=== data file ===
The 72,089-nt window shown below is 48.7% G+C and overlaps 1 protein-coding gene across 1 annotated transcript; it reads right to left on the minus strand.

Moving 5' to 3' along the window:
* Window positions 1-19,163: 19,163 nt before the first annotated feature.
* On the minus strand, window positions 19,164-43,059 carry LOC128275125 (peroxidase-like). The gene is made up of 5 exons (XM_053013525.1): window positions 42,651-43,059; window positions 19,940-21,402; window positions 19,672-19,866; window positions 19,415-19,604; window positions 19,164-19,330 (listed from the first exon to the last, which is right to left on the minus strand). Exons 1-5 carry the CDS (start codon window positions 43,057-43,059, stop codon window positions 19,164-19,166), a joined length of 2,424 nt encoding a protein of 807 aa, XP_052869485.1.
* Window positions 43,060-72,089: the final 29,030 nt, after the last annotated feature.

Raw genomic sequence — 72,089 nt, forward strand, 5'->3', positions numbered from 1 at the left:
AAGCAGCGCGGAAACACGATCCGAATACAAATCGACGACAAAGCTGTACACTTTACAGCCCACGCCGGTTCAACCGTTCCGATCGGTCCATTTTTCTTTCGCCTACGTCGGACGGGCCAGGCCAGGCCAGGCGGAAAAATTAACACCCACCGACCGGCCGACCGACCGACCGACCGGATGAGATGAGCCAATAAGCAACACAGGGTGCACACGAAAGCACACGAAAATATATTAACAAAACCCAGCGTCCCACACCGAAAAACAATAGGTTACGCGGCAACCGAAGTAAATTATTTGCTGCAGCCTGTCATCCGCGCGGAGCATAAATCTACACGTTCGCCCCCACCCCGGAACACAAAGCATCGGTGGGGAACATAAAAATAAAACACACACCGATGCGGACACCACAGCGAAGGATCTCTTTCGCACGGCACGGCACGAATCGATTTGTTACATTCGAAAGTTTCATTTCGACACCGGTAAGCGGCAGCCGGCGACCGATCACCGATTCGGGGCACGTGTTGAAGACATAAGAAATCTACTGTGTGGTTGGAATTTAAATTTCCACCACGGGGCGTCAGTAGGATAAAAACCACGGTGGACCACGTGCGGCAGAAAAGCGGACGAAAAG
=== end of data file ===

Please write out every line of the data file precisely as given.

The 72,089-nt window shown below is 48.7% G+C and overlaps 1 protein-coding gene across 1 annotated transcript; it reads right to left on the minus strand.

Moving 5' to 3' along the window:
* Window positions 1-19,163: 19,163 nt before the first annotated feature.
* On the minus strand, window positions 19,164-43,059 carry LOC128275125 (peroxidase-like). The gene is made up of 5 exons (XM_053013525.1): window positions 42,651-43,059; window positions 19,940-21,402; window positions 19,672-19,866; window positions 19,415-19,604; window positions 19,164-19,330 (listed from the first exon to the last, which is right to left on the minus strand). Exons 1-5 carry the CDS (start codon window positions 43,057-43,059, stop codon window positions 19,164-19,166), a joined length of 2,424 nt encoding a protein of 807 aa, XP_052869485.1.
* Window positions 43,060-72,089: the final 29,030 nt, after the last annotated feature.

Raw genomic sequence — 72,089 nt, forward strand, 5'->3', positions numbered from 1 at the left:
AAGCAGCGCGGAAACACGATCCGAATACAAATCGACGACAAAGCTGTACACTTTACAGCCCACGCCGGTTCAACCGTTCCGATCGGTCCATTTTTCTTTCGCCTACGTCGGACGGGCCAGGCCAGGCCAGGCGGAAAAATTAACACCCACCGACCGGCCGACCGACCGACCGACCGGATGAGATGAGCCAATAAGCAACACAGGGTGCACACGAAAGCACACGAAAATATATTAACAAAACCCAGCGTCCCACACCGAAAAACAATAGGTTACGCGGCAACCGAAGTAAATTATTTGCTGCAGCCTGTCATCCGCGCGGAGCATAAATCTACACGTTCGCCCCCACCCCGGAACACAAAGCATCGGTGGGGAACATAAAAATAAAACACACACCGATGCGGACACCACAGCGAAGGATCTCTTTCGCACGGCACGGCACGAATCGATTTGTTACATTCGAAAGTTTCATTTCGACACCGGTAAGCGGCAGCCGGCGACCGATCACCGATTCGGGGCACGTGTTGAAGACATAAGAAATCTACTGTGTGGTTGGAATTTAAATTTCCACCACGGGGCGTCAGTAGGATAAAAACCACGGTGGACCACGTGCGGCAGAAAAGCGGACGAAAAG